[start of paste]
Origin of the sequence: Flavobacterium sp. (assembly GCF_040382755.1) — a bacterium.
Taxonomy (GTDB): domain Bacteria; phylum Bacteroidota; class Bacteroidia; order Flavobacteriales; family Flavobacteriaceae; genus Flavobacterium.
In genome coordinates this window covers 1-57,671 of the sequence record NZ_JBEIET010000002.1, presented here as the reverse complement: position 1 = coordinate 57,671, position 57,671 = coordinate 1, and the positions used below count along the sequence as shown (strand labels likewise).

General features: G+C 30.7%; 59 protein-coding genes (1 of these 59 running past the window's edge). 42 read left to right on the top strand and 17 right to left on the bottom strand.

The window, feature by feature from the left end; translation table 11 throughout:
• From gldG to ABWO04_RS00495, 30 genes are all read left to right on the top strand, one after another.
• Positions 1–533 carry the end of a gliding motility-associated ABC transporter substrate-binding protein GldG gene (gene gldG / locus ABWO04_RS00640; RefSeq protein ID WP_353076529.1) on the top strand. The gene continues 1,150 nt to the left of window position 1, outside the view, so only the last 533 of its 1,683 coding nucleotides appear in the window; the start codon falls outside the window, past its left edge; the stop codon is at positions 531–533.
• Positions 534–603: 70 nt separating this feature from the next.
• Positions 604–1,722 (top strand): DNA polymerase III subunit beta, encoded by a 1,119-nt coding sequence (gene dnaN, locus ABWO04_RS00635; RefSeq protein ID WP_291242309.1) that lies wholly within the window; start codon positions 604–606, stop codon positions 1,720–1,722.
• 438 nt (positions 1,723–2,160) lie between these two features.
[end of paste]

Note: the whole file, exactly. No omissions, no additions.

Origin of the sequence: Flavobacterium sp. (assembly GCF_040382755.1) — a bacterium.
Taxonomy (GTDB): domain Bacteria; phylum Bacteroidota; class Bacteroidia; order Flavobacteriales; family Flavobacteriaceae; genus Flavobacterium.
In genome coordinates this window covers 1-57,671 of the sequence record NZ_JBEIET010000002.1, presented here as the reverse complement: position 1 = coordinate 57,671, position 57,671 = coordinate 1, and the positions used below count along the sequence as shown (strand labels likewise).

General features: G+C 30.7%; 59 protein-coding genes (1 of these 59 running past the window's edge). 42 read left to right on the top strand and 17 right to left on the bottom strand.

The window, feature by feature from the left end; translation table 11 throughout:
• From gldG to ABWO04_RS00495, 30 genes are all read left to right on the top strand, one after another.
• Positions 1–533 carry the end of a gliding motility-associated ABC transporter substrate-binding protein GldG gene (gene gldG / locus ABWO04_RS00640; RefSeq protein ID WP_353076529.1) on the top strand. The gene continues 1,150 nt to the left of window position 1, outside the view, so only the last 533 of its 1,683 coding nucleotides appear in the window; the start codon falls outside the window, past its left edge; the stop codon is at positions 531–533.
• Positions 534–603: 70 nt separating this feature from the next.
• Positions 604–1,722 (top strand): DNA polymerase III subunit beta, encoded by a 1,119-nt coding sequence (gene dnaN, locus ABWO04_RS00635; RefSeq protein ID WP_291242309.1) that lies wholly within the window; start codon positions 604–606, stop codon positions 1,720–1,722.
• 438 nt (positions 1,723–2,160) lie between these two features.